Apropos of nothing - Roald Dahl's 'The Witches'

I do sometimes wonder exactly who the director of Roald Dahl's 1990 'The Witches' had in mind when he story-boarded certain scenes?

Labour's war on fat smokers is war on the poor

Patsy 'what's the truth?' Hewitt's latest pronouncement that she supports a bar to NHS treatment for fat people and smokers is great stuff. I think it should be given full press coverage prior to Thursday's elections, particularly in the north of England.

Obesity and smoking is statistically most prevalent amongst the C2DE social groups - Labour's core voters. The beautiful men and women of the British middle classes, lean as greyhounds and as smoke-free as a £2k racing bike, will not be much bothered.

And any old reprobates such as yours truly have long learned the procedure to get first class, MRSA-free medical treatment in France with the bill sent to our local UK health authority. Not something they're likely to know in Middlesborough or Birmingham.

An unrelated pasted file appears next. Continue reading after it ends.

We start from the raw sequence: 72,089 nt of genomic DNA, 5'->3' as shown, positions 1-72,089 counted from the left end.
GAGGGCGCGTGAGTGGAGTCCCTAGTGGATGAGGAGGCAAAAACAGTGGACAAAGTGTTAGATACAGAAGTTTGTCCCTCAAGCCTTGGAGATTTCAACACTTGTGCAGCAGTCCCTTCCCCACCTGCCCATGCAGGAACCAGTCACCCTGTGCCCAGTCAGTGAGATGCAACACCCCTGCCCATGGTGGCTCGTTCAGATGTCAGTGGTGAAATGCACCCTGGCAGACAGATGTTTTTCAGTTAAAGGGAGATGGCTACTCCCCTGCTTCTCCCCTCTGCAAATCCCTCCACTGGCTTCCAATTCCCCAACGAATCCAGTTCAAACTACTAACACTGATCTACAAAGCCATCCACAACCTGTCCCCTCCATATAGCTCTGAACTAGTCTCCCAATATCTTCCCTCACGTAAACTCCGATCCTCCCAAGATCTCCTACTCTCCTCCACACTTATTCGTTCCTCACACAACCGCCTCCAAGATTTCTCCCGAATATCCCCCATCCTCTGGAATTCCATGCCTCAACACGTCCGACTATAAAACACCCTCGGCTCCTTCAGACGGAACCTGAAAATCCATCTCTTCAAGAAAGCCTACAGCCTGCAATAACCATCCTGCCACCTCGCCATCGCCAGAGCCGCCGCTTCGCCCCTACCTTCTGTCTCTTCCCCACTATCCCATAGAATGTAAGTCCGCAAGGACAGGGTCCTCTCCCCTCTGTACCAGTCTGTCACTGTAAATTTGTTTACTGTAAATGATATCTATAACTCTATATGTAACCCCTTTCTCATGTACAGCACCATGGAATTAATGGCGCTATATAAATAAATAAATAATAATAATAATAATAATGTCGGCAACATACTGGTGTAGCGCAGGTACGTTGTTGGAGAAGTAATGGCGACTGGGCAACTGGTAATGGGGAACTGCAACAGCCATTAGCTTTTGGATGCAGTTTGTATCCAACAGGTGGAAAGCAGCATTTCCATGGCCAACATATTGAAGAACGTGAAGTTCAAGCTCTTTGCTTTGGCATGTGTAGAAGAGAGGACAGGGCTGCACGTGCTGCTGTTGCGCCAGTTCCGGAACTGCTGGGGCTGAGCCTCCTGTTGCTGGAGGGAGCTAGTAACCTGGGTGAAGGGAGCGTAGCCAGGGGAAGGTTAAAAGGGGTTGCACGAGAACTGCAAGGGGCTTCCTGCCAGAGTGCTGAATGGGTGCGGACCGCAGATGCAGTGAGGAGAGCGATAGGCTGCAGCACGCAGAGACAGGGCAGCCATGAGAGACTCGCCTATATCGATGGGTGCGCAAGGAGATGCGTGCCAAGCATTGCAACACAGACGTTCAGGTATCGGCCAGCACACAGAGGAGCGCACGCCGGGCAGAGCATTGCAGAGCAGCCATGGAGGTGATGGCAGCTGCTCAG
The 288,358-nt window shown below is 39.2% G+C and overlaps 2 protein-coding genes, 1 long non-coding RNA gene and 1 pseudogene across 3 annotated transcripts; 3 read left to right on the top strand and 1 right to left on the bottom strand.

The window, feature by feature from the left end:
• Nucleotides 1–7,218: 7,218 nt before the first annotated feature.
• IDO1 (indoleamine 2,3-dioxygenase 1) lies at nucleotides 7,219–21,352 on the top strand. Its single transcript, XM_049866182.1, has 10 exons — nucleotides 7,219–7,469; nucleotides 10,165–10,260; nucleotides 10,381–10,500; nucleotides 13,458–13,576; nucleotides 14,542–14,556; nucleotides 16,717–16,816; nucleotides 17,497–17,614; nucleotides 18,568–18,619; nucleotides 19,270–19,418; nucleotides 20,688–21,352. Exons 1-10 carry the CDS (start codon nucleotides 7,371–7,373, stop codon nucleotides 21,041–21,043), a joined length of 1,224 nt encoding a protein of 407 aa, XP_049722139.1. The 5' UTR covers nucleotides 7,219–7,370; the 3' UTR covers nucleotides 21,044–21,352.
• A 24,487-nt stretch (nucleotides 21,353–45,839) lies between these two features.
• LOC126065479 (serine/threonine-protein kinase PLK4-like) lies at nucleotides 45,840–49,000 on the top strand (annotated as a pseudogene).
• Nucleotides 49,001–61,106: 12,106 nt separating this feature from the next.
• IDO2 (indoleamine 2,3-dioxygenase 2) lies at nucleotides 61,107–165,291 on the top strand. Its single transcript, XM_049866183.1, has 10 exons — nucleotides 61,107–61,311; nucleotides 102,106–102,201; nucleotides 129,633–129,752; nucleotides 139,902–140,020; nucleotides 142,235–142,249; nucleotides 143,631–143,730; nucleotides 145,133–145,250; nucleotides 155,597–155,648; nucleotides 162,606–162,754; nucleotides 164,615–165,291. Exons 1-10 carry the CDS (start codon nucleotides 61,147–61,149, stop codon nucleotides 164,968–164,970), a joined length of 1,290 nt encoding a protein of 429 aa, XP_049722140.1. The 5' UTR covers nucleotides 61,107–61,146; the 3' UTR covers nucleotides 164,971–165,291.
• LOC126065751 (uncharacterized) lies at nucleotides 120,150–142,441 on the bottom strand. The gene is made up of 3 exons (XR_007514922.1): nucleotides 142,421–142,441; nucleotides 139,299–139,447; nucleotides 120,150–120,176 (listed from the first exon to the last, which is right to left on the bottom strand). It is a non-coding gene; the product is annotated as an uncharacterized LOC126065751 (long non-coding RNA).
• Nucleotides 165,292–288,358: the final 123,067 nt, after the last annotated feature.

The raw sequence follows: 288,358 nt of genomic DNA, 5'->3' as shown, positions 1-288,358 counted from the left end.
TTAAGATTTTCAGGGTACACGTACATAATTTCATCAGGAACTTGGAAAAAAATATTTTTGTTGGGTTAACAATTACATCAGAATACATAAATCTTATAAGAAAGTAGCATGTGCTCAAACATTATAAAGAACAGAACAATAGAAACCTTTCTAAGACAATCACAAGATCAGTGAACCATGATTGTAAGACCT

Why cutting Council tax is a doddle for the Conservatives

Apologies to Conservative councillors who already know all of this, but I think it's worth a mini-post for anyone who doesn't. The Times reports today on tax-cutting efforts by Conservative councils, in particular the results achieved by Hammersmith and Fulham. It's not rocket science.

Only 20% of a Council's income is raised through Council Tax; around 80% comes from central government through a fixed grant. This 'gearing' discourages high spending by Councils (though that was not why it was implemented). If a Council wants to raise overall spending by 10%, it will need to raise Council Tax by 50%.

Conversely, to give local citizens a 50% cut in Council Tax means only a 10% cut in total spending.

Around 85% of a Council's costs are staff. Given even low levels of churn in local government, a freeze on recruitment for a year for all except statutory qualification jobs (teachers, social workers) will mean all the non-jobs start to disappear as staff are shuffled about to fill functions the public cares about; race advisors find themselves supervising street sweeping, press officers inspect faulty street lights, obesity outreach workers manage grass-cutting teams in the local parks. All achieved without a single redundancy payment or closing a single community centre. A doddle.